Red-tailed Wheatear, Al Hajar Mountains, Oman

ONE AFTERNOON WE EXPLORED AN EXTENSIVE WADI SYSTEM IN THE MOUNTAINS, which looked to have some very similar terrain to the Omani Owl type locality at roughly the same altitude. We spent a very pleasant afternoon indeed checking some good-looking areas prior to dark. A warm welcome off-the-beaten-track is so characteristic of Oman and one very nice village elder took us on a guided walk around the field system and date groves. Walking along the intricate falaj irrigation channel system we saw a few Common Chiffchaffs and an out of place Water Pipit in a date palm but we also saw that the locals actively scare away birds from their precious crops and they appeared to be doing a good job. Nevertheless it was a lovely place with patches of coriander, onions and wheat amongst the shady date groves. We also spoke to a few people about owls and one family said they knew Omani Owl and its voice from Arnoud’s wonderful photo that we showed them and the recording we played - “We know this bird but mostly from the high jebel (mountain)”. Birding in the wadis produced Eastern Orphean Warbler of note, several Red-tailed Wheatears and Striolated Buntings and a nice female Common Rock Thrush. Unfortunately our nocturnal efforts to find something tonight were severely hampered by traffic noise and wind and in the end we didn’t even hear a scops owl, a quite disappointing result as surely Omani Owl must be there somewhere. Instead we enjoyed the call to prayer at Al Hijir.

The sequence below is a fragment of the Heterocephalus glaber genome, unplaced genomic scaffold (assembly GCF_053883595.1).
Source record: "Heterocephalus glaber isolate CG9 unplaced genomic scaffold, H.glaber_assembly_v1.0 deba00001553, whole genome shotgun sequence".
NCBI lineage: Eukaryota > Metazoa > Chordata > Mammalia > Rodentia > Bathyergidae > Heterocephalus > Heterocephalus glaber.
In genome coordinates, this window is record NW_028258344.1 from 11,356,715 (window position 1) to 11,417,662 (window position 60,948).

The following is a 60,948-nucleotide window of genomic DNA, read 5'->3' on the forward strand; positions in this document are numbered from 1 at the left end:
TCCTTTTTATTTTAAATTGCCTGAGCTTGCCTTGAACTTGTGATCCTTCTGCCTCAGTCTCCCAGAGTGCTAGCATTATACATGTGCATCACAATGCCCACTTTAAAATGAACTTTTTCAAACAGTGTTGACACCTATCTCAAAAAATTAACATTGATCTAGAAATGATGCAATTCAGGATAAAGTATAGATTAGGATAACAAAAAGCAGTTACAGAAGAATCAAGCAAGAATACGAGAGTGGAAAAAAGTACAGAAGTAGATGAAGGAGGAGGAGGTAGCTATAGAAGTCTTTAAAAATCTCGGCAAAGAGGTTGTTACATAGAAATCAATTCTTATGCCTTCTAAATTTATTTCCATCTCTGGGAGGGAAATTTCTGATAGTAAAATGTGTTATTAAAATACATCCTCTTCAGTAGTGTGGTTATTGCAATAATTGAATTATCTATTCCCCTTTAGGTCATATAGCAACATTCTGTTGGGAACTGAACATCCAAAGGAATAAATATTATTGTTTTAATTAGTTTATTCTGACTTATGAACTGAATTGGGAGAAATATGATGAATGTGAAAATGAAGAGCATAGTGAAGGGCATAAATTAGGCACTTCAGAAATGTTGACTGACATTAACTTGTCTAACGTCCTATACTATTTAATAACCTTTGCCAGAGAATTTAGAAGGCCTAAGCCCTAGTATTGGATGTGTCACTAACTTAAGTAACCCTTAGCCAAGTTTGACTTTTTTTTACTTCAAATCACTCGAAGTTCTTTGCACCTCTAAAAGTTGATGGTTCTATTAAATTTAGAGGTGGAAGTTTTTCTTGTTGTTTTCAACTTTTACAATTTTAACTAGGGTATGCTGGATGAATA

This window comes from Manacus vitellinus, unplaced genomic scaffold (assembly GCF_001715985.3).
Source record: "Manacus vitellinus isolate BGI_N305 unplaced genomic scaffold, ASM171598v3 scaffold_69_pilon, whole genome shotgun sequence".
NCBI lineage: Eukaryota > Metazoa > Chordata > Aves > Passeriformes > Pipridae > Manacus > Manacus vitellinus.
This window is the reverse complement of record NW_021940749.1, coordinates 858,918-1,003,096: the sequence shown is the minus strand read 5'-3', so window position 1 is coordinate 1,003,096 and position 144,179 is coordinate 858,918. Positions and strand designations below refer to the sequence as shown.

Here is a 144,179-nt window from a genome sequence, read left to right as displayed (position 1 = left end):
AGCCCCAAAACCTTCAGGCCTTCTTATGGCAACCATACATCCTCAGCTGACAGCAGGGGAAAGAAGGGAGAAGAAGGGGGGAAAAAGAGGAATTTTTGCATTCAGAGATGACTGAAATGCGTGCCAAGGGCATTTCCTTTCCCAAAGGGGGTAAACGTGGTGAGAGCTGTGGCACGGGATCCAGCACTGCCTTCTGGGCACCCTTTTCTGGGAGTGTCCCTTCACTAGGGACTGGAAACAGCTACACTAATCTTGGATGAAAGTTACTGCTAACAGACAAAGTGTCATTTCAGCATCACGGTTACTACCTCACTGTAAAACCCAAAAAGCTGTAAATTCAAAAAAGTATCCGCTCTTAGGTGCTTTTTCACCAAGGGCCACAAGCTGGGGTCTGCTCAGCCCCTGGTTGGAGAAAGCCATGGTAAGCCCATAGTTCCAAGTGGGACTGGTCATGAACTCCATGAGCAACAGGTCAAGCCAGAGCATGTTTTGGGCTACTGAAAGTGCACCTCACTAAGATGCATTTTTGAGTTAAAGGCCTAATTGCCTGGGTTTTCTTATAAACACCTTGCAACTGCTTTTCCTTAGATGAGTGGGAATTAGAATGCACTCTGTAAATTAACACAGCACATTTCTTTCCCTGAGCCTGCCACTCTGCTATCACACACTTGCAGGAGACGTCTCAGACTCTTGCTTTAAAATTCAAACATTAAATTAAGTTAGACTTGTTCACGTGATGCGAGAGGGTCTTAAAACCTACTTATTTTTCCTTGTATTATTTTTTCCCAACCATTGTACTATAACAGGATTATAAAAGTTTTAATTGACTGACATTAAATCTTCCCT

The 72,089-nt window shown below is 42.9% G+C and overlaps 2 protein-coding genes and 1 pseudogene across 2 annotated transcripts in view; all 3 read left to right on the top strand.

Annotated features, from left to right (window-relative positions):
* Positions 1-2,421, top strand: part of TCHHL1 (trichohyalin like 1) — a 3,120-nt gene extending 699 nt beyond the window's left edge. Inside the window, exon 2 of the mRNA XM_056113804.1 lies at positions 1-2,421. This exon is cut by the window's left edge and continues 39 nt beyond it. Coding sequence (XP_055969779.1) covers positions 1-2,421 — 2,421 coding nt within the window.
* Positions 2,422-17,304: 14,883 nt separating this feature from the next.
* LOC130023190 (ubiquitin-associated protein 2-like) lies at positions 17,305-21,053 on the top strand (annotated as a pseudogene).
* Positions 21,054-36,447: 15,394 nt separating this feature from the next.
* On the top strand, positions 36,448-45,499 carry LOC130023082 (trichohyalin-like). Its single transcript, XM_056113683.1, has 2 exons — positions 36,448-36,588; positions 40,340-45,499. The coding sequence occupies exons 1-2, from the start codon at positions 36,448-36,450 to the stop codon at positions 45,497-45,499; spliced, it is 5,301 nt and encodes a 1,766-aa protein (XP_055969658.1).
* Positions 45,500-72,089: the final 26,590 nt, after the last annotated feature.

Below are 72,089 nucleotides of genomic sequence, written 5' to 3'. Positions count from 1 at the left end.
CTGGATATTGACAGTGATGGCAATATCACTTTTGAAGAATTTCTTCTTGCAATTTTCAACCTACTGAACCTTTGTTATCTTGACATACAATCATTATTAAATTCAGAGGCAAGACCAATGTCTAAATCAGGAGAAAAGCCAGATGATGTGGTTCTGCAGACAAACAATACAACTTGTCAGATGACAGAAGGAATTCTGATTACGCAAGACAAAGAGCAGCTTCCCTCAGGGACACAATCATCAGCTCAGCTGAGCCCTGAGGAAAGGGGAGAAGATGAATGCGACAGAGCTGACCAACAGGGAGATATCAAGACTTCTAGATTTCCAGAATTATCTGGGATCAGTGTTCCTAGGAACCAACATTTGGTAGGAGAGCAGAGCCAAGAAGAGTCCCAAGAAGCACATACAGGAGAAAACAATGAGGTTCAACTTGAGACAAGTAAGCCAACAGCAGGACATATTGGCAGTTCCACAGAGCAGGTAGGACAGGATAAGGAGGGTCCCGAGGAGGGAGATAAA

Al Hijir, Oman